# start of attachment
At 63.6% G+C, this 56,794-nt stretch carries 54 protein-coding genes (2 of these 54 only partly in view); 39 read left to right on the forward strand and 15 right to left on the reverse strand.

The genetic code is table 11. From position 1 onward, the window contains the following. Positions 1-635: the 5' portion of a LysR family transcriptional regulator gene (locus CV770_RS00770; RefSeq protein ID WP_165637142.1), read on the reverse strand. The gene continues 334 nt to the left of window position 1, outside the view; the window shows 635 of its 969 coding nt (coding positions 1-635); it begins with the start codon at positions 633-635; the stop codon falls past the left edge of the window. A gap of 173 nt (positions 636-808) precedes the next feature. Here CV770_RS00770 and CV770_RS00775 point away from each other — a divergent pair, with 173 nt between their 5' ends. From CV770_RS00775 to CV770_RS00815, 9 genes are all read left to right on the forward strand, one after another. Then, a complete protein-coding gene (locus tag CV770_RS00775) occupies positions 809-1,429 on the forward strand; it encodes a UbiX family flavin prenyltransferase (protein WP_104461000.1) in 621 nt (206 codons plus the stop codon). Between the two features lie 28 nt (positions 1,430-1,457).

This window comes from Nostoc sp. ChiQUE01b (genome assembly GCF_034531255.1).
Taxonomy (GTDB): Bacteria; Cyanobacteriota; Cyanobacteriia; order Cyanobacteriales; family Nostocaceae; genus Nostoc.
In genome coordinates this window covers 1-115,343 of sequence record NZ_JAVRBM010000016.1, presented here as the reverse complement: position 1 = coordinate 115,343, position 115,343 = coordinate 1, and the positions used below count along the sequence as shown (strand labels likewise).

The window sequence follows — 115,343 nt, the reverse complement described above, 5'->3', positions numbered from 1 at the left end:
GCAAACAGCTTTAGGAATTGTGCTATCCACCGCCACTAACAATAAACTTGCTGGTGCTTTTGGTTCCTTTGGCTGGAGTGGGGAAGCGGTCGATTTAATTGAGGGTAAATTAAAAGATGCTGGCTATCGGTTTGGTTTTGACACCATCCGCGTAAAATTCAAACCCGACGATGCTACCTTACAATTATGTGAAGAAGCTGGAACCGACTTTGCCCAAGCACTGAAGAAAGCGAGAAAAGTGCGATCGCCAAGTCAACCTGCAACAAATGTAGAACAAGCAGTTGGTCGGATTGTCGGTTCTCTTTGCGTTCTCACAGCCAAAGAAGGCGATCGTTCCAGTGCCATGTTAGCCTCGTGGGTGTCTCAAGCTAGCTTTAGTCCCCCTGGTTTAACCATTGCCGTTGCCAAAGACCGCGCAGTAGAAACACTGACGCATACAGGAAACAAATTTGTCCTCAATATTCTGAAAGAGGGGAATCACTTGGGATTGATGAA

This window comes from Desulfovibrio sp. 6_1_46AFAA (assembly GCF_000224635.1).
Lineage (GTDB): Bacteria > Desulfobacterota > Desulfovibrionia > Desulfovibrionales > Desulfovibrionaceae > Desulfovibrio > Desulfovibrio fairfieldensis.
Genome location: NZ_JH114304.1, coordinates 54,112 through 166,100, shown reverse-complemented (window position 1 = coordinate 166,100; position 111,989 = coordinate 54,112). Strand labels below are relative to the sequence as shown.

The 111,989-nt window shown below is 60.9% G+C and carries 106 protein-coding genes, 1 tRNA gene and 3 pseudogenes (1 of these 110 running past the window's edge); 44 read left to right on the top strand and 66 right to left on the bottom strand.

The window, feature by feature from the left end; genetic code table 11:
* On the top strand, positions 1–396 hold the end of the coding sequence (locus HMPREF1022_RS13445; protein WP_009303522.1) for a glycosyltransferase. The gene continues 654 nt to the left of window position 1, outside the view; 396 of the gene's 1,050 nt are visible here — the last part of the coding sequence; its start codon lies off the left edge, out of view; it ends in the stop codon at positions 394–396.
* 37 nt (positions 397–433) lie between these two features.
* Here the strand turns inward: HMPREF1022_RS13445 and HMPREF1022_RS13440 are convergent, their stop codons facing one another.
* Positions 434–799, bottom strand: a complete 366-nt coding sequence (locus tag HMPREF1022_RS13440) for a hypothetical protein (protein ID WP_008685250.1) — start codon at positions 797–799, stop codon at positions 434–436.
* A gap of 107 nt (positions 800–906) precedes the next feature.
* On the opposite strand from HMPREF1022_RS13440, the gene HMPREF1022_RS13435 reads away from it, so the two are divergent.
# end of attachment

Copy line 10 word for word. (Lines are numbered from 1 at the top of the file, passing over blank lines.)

Genome location: NZ_JH114304.1, coordinates 54,112 through 166,100, shown reverse-complemented (window position 1 = coordinate 166,100; position 111,989 = coordinate 54,112). Strand labels below are relative to the sequence as shown.